1. writerwannabe13
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    writerwannabe13 Member

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    The issue with new copyright laws and writing.

    Discussion in 'General Writing' started by writerwannabe13, Sep 6, 2012.

    I don't know if this has been talked about on the board but in the story I'm working on now I find I make reference to song titles in the story. I'd like to write some of the lyrics because let's face it how many of us sing along to a song in real life? How many of us talk about a movie or describe a scene to a friend? With the new copyright laws how do you deal with trying to write real scenes?


    For example I read one book which talked about I Am Sam but didn't mention the title.

    Another book I've read the characters will often great each other with a line from a movie or use a movie line as a snappy comeback but those movies seem to be "Classic" movies where I think copyright laws don't matter that much.

    anyone else having that problem.


    The reason why I ask is:

    1) Music really does inspire me. Sometimes I see a "Scene" or see a section of my book in my mind. See my characters hear them and everything and 9 times out of 10 the song I happen to be listening to when seeing the event inspires the scene it even fits in as background noise.

    2) A story(I am hoping for feedback on certain sections of the story here) I am hoping to publish within the next couple months (I self publish on Kindle--or at least want too) makes reference to a couple of songs but I am very nervous about using the song title or group out of fear of being sued.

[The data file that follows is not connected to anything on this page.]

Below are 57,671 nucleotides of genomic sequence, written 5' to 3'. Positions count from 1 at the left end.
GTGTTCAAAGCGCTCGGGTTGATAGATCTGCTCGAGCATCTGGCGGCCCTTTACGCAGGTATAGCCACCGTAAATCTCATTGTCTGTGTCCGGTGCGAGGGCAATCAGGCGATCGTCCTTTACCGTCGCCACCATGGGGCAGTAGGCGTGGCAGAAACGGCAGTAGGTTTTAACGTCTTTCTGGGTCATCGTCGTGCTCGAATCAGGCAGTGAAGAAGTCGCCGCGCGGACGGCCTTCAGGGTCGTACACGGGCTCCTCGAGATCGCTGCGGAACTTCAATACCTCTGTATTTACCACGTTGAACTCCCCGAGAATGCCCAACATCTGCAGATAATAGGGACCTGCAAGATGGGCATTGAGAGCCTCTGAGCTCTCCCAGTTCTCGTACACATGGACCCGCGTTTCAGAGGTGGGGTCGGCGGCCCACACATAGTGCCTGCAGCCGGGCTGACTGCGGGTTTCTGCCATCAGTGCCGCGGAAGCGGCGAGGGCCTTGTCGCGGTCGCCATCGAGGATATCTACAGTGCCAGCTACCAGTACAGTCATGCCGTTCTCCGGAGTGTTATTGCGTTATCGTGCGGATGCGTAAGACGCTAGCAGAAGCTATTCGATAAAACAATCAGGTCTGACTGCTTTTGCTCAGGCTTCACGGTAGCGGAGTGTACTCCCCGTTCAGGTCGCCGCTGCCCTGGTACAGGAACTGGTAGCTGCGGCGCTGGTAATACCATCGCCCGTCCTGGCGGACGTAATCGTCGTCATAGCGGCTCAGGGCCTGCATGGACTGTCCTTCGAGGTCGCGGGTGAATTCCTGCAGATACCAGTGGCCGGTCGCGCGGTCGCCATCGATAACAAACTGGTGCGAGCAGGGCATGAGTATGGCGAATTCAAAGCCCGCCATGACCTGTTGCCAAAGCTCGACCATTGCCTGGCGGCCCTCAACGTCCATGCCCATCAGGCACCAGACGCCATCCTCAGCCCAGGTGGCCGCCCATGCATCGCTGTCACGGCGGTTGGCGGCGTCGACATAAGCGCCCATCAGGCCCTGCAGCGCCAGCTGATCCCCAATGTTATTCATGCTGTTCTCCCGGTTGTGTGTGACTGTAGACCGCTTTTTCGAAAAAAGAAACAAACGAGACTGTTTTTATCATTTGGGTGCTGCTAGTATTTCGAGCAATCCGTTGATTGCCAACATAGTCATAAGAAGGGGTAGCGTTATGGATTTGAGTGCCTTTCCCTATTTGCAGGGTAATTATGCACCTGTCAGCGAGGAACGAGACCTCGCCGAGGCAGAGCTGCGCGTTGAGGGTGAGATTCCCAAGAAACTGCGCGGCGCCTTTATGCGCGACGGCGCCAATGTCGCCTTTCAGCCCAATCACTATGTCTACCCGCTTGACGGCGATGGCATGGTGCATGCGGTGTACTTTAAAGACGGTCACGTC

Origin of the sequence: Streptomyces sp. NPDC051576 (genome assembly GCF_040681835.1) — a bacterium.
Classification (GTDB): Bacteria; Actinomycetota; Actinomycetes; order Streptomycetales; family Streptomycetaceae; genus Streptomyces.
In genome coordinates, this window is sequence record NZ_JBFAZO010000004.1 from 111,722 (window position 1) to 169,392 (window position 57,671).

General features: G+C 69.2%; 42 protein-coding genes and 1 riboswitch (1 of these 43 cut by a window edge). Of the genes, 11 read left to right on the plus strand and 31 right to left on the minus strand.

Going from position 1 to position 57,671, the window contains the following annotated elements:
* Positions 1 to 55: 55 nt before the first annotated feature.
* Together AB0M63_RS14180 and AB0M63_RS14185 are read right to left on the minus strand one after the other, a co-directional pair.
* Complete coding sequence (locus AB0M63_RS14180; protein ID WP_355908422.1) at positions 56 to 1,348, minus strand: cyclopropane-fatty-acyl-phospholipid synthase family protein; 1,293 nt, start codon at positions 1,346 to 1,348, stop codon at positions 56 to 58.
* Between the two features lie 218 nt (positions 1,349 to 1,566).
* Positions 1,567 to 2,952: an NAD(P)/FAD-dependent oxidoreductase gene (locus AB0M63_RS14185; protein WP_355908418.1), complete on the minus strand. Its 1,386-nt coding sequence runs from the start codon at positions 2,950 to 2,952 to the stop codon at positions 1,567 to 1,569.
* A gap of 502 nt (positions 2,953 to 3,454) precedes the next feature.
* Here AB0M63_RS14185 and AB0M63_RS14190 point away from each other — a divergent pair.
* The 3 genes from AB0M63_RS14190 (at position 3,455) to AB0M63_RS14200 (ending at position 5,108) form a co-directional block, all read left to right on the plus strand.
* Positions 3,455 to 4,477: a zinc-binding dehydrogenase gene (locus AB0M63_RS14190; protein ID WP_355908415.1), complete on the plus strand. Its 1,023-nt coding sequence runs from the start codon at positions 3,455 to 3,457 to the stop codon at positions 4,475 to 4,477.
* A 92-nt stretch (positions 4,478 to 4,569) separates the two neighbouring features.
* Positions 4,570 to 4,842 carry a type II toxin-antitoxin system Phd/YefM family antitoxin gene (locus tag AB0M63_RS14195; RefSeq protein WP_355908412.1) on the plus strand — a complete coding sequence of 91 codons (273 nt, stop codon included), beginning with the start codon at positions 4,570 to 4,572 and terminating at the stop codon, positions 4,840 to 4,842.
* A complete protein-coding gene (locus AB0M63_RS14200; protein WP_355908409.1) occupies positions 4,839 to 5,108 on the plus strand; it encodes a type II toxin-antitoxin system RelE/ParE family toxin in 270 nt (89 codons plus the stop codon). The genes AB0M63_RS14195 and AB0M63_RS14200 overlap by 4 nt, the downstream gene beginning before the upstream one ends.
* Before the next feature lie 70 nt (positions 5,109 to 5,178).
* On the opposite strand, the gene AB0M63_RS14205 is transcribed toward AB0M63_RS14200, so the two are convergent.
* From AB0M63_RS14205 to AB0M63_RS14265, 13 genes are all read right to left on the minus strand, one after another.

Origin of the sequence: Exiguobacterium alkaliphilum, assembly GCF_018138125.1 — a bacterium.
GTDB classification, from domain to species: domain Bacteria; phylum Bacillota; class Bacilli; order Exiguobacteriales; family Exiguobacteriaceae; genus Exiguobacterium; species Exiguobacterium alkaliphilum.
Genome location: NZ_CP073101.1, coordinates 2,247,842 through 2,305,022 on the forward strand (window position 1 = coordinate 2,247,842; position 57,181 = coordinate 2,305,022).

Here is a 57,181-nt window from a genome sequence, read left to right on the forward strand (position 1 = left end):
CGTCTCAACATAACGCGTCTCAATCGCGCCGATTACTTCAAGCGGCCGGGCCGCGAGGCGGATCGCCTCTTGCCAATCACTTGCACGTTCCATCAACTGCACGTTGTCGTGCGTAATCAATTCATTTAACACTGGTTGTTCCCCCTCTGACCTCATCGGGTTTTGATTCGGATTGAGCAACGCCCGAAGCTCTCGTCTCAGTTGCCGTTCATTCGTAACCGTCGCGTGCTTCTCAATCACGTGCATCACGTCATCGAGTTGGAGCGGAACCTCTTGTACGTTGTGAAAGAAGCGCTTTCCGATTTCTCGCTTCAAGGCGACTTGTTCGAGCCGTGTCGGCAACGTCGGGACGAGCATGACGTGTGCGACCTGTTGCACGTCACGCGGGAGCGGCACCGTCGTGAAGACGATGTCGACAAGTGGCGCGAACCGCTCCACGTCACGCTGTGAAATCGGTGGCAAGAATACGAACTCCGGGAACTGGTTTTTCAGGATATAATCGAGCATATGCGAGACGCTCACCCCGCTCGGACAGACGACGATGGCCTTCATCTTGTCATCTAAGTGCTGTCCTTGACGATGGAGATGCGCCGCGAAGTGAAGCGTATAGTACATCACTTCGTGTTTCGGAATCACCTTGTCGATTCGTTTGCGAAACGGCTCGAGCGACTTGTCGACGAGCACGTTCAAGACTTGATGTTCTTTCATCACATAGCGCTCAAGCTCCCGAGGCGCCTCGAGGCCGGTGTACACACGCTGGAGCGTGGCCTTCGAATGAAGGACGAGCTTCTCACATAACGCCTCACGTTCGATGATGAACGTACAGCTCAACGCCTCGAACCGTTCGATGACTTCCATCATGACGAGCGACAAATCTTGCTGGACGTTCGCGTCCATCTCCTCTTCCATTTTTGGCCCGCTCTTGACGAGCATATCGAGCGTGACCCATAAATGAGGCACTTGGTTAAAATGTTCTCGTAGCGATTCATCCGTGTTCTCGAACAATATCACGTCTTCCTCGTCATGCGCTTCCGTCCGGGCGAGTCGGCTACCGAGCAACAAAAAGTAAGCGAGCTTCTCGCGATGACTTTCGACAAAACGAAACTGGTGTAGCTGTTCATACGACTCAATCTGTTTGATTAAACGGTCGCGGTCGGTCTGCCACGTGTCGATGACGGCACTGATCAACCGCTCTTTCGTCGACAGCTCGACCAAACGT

Any suggestions or knowledge about this stuff?
     
  2. Cogito
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    Cogito Former Mod, Retired Supporter Contributor

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    There is nothing new about the rules of copyright. Lyrics are protected, and vigorously defended by the music industry. You must not use them without written permission from the copyright owner. Song titles are not copyrighted, and you may use them freely.

    FAIR WARNING:

    This site fully supports the intellectual property laws. Any posts that attempt to turn this into a debate as to what "should or should not" be covered will be removed, and infractions may be issued. Such debates are not productive, and are disruptive.
     
  3. JamesOliv
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    JamesOliv Senior Member

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    I would try to avoid using the song title in a disparaging manner (I.e. a serial killer singing "Layla" while he kills people.